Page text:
sizeof(<array>) does not work when array is declared like this

At least with Arduino sizeof(…) does not work if you declare an array like this:

const uint32_t m_arrayColorTable

Where you fill in the elements in the source file like so:
{
RGB(0, 0, 0),
RGB(5, 5, 5),
RGB(10, 10, 10),
RGB(15, 15, 15),
RGB(20, 20, 20),
RGB(25, 25, 25),
RGB(30, 30, 30),
RGB(35, 35, 35),
.
.
.
}

In CRainbow::begin()

 m_nArraySize = sizeof(m_arrayColorTable) / 4;

 Serial.print(sizeof(m_arrayColorTable));
 Serial.print(" ");
 Serial.println(m_nArraySize);

These output 0 as my array size.
The only way I can get non 0 is to put a value between the in the array declaration.

I am sure this is not a problem in Visual C++.

I am assuming this is a short coming in the compiler that Arduino is using.

So short of counting up how many array elements I actually have specified and then manually puting that number between the in the array declaration, is there some work around for this pest of a problem?

Color.cpp (9.49 KB)

Color.h (1.32 KB)

Common.h (2.06 KB)

Constants.h (119 Bytes)

CString.cpp (26.6 KB)

CString.h (9.63 KB)

Debug.cpp (19.5 KB)

Debug.h (4.76 KB)

RGBGardenLights.ino (888 Bytes)

boylesg: At least with Arduino sizeof(...) does not work if you declare an array like this:

const uint32_t m_arrayColorTable[]

Where you fill in the elements in the source file like so: { RGB(0, 0, 0), RGB(5, 5, 5), RGB(10, 10, 10), RGB(15, 15, 15), RGB(20, 20, 20), RGB(25, 25, 25), RGB(30, 30, 30), RGB(35, 35, 35), . }

Prove it. Post an MCVE that demonstrates the problem and doesn't involve downloading 9 files full of unrelated code.

At least with Arduino sizeof(...) does not work if you declare an array like this:

const uint32_t m_arrayColorTable[]

const uint32_t m_arrayColorTable[]

Does not compile so I look forward to seeing you use it in a program that provides the proof of what you say

I have no trouble with

void setup() {
 
  Serial.begin(115200);
  Serial.println("Hello!");
}


#define RGB(nRed, nGreen, nBlue) (uint32_t)(((uint32_t)nGreen << 16) | ((uint32_t)nRed <<  8) | (uint32_t)nBlue)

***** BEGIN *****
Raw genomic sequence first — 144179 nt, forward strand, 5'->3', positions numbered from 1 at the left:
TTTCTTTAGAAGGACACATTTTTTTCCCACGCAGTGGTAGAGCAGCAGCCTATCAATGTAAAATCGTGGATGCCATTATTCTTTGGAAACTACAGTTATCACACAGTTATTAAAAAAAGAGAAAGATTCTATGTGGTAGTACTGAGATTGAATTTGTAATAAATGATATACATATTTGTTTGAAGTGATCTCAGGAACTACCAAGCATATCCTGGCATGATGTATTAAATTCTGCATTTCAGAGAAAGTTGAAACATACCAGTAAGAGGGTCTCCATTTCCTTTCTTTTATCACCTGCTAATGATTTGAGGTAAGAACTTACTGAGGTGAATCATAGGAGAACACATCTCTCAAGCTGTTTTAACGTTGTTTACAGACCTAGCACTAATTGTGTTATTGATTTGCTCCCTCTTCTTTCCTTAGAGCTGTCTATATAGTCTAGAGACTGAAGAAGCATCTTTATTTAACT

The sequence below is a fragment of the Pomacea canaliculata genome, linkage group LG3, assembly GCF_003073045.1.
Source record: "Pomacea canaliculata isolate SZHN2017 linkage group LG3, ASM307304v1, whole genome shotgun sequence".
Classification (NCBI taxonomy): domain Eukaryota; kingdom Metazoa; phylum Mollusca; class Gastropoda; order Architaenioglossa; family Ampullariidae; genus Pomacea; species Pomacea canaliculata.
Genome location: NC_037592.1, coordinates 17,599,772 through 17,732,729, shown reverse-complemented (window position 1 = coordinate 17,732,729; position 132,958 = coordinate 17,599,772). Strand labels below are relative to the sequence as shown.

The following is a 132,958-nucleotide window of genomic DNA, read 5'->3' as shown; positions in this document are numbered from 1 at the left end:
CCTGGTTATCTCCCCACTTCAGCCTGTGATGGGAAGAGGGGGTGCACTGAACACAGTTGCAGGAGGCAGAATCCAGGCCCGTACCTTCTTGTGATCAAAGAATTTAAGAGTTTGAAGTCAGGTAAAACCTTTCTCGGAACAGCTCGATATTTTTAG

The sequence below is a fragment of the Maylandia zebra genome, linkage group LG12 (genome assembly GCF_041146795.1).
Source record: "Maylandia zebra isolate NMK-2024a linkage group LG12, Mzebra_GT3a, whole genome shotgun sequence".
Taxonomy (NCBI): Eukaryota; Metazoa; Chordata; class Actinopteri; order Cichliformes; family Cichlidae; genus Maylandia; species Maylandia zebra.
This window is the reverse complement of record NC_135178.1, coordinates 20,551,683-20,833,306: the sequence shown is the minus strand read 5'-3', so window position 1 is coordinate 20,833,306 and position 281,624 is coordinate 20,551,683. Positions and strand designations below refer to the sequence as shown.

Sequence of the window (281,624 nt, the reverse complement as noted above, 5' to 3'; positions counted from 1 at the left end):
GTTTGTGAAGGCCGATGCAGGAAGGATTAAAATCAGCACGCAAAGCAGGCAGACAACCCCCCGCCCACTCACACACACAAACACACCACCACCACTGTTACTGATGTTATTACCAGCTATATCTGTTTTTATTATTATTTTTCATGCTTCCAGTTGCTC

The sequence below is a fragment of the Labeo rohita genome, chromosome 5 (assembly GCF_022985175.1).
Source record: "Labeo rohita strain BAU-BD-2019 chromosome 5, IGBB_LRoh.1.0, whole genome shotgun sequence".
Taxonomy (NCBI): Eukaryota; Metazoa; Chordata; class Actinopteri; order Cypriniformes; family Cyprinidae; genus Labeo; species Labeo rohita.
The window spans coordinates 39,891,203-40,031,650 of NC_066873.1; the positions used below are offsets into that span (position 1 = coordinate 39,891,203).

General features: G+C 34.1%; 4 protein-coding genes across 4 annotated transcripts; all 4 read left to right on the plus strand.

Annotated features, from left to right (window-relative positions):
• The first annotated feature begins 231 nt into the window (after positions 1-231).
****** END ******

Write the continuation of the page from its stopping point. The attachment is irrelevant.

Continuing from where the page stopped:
#define GET_GREEN(nColor) (nColor & 0x00FF0000) >> 16

#define GET_RED(nColor) (nColor & 0x0000FF00) >> 8

#define GET_BLUE(nColor) nColor & 0x000000FF

#define WHITE (uint32_t)(((uint32_t)255 << 16) | ((uint32_t)255 <<  8) | (uint32_t)255)

#define RED (uint32_t)(((uint32_t)0 << 16) | ((uint32_t)255 <<  8) | (uint32_t)0)

#define YELLOW (uint32_t)(((uint32_t)255 << 16) | ((uint32_t)255 <<  8) | (uint32_t)0)

#define GREEN (uint32_t)(((uint32_t)255 << 16) | ((uint32_t)0 <<  8) | (uint32_t)0)

#define CYAN (uint32_t)(((uint32_t)255 << 16) | ((uint32_t)0 <<  8) | (uint32_t)255)

#define BLUE (uint32_t)(((uint32_t)0 << 16) | ((uint32_t)0 <<  8) | (uint32_t)255)

#define MAGENTA (uint32_t)(((uint32_t)0 << 16) | ((uint32_t)255 <<  8) | (uint32_t)255)

#define BLACK (uint32_t)0

#define MAX_COLORS 205


const uint32_t m_arrayColorTable[] =
{
RGB(0, 0, 0),
 RGB(5, 5, 5),
 RGB(10, 10, 10),
 RGB(15, 15, 15),
 RGB(20, 20, 20),
 RGB(25, 25, 25),
 RGB(30, 30, 30),
 RGB(35, 35, 35),
 RGB(30, 30, 30),
 RGB(35, 35, 35)
};
void loop() {
  
 size_t m_nArraySize = sizeof(m_arrayColorTable) / 4;

 Serial.print(sizeof(m_arrayColorTable));
 Serial.print(" ");
 Serial.println(m_nArraySize);
 delay(1000);
}

What do you do that is different ?

Edit : I note you have not pre-pended the class name to the array filling declaration !!! Should it not be

const uint32_t CRainbow ::m_arrayColorTable[]

boylesg: I am assuming this is a short coming in the compiler that Arduino is using.

The Arduino IDE is using the gnu gcc compiler, so I'd be very surprised if something as basic as sizeof isn't working.

wildbill:
The Arduino IDE is using the gnu gcc compiler, so I’d be very surprised if something as basic as sizeof isn’t working.

I’m astounded by the frequency with which “the compiler” is blamed in posts on this forum. I consider myself a moderately-experienced coder, learned ‘C’ in college about 35 years ago. I think the number of times I’ve honestly been able to blame a “compiler error” as the problem (verses a screw-up in my code) can be counted on one hand – leaving out a few fingers. Even then, it was usually due to an incorrect option setting in the toolchain as opposed to a true error.

gfvalvo: I think the number of times I've honestly been able to blame a "compiler error" as the problem (verses a screw-up in my code) can be counted on one hand -- leaving out a few fingers.

A couple of weeks ago someone reported a problem with a 'for' loop. It was definitely a compiler problem but that is the first one I have seen in a long long time.

This problem here seems to be that the OP has a class definition and a global definition of the array with the same variable name. He only initialises/fills the global definition but takes the sizeof the class definition.

Never mind it was a stupid error.

Forgot the CRainbow:: in const uint32_t CRainbow::m_arrayColorTable[] =

There were two copies of the array - one was a global variable and the empty one was a class member.

boylesg: Never mind it was a stupid error.

Forgot the CRainbow:: in const uint32_t CRainbow::m_arrayColorTable[] =

There were two copies of the array - one was a global variable and the empty one was a class member.

:) As I pointed out !